04 January 2006

Doomsday is Irrelevant: Examining The Skeptical Environmentalist and Collapse

I recently finished the book Collapse: How societies choose to fail or succeed by Jared Diamond and I read The Skeptical Environmentalist: Measuring the real state of the world by Bjorn Lomborg for the first time about a year ago. Both of these books are extensive scholarly investigations into the truth of our current environmental issues. Diamond looks from the perspective of drawing historical parallels with society’s that have failed in the past. While Lomborg looks from the perspective of a statistician questioning the suite of doomsday factoids that are repeated endlessly and that he refers to as “The Litany.” The way that these authors are portrayed by reviewers and critics would have you believe that they are at polar opposites of the spectrum of views on the environment. Lomborg’s book is touted as an anti-doomsday foil to the environmentalist cause, whereas Diamond’s book is touted as a far-reaching and authoritative doomsday prediction. What strikes me is that in reading these books I can certainly see that they are both directly addressing the doomsday scenarios that we are bombarded with, but the central message of both of these authors is that doomsday thinking is irrelevant to the real solutions that will make a difference in the world today.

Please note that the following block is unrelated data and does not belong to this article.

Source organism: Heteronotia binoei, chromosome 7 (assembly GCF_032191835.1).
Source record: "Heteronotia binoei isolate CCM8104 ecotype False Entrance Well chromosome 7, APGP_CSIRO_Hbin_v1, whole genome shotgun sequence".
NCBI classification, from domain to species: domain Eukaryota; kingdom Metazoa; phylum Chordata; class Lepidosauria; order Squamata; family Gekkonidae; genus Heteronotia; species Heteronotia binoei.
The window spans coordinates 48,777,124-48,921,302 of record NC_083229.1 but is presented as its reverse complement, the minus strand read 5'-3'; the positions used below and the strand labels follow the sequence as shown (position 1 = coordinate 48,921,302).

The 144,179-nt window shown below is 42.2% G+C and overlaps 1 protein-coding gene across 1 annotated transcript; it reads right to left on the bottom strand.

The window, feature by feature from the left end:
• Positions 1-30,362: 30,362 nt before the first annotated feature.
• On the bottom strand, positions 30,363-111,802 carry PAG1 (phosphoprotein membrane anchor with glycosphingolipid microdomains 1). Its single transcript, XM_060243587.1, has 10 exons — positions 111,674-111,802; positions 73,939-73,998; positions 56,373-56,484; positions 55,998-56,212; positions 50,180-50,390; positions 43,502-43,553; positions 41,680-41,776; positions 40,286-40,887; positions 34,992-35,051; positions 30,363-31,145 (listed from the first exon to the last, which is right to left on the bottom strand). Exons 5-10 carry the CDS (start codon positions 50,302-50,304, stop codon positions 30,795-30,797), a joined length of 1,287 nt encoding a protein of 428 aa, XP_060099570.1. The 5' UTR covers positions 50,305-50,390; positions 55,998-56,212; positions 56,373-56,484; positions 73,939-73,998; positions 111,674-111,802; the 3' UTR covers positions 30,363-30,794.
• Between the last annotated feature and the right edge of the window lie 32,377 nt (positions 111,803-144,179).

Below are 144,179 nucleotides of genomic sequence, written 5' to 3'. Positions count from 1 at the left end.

Undermining Doomsday: Examining Bjorn Lomborg’s The Skeptical Environmentalist

In my investigation of Lomborg’s book, after being taken aback by it, I wanted to get an assessment of it’s validity. So, I went to the internet and found a vast array of discussion that almost all occurred shortly after it’s release and consisted almost exclusively of either “environmental advocates” attacking the book as a tool of anti-environmentalism or others expounding it’s virtues as a slap in the face to fear mongering liberals.